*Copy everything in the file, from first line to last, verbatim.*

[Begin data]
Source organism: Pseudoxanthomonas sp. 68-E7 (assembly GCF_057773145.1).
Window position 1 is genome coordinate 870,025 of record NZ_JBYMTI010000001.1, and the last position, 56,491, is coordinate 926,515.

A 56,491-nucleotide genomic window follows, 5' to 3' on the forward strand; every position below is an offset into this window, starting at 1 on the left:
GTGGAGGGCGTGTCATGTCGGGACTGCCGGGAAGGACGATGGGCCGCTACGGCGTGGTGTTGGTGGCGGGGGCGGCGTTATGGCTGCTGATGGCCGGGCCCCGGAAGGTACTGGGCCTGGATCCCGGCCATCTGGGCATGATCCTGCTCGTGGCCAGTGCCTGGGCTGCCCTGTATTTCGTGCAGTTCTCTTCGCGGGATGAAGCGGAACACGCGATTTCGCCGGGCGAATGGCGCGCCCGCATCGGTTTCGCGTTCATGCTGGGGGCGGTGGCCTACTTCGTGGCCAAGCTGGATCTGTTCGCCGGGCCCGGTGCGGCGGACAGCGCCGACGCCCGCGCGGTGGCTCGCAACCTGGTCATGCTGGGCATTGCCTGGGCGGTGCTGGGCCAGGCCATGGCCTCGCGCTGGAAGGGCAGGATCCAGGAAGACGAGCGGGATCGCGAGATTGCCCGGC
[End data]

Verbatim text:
Source organism: Pseudoxanthomonas sp. 68-E7 (assembly GCF_057773145.1).
Window position 1 is genome coordinate 870,025 of record NZ_JBYMTI010000001.1, and the last position, 56,491, is coordinate 926,515.

A 56,491-nucleotide genomic window follows, 5' to 3' on the forward strand; every position below is an offset into this window, starting at 1 on the left:
GTGGAGGGCGTGTCATGTCGGGACTGCCGGGAAGGACGATGGGCCGCTACGGCGTGGTGTTGGTGGCGGGGGCGGCGTTATGGCTGCTGATGGCCGGGCCCCGGAAGGTACTGGGCCTGGATCCCGGCCATCTGGGCATGATCCTGCTCGTGGCCAGTGCCTGGGCTGCCCTGTATTTCGTGCAGTTCTCTTCGCGGGATGAAGCGGAACACGCGATTTCGCCGGGCGAATGGCGCGCCCGCATCGGTTTCGCGTTCATGCTGGGGGCGGTGGCCTACTTCGTGGCCAAGCTGGATCTGTTCGCCGGGCCCGGTGCGGCGGACAGCGCCGACGCCCGCGCGGTGGCTCGCAACCTGGTCATGCTGGGCATTGCCTGGGCGGTGCTGGGCCAGGCCATGGCCTCGCGCTGGAAGGGCAGGATCCAGGAAGACGAGCGGGATCGCGAGATTGCCCGGC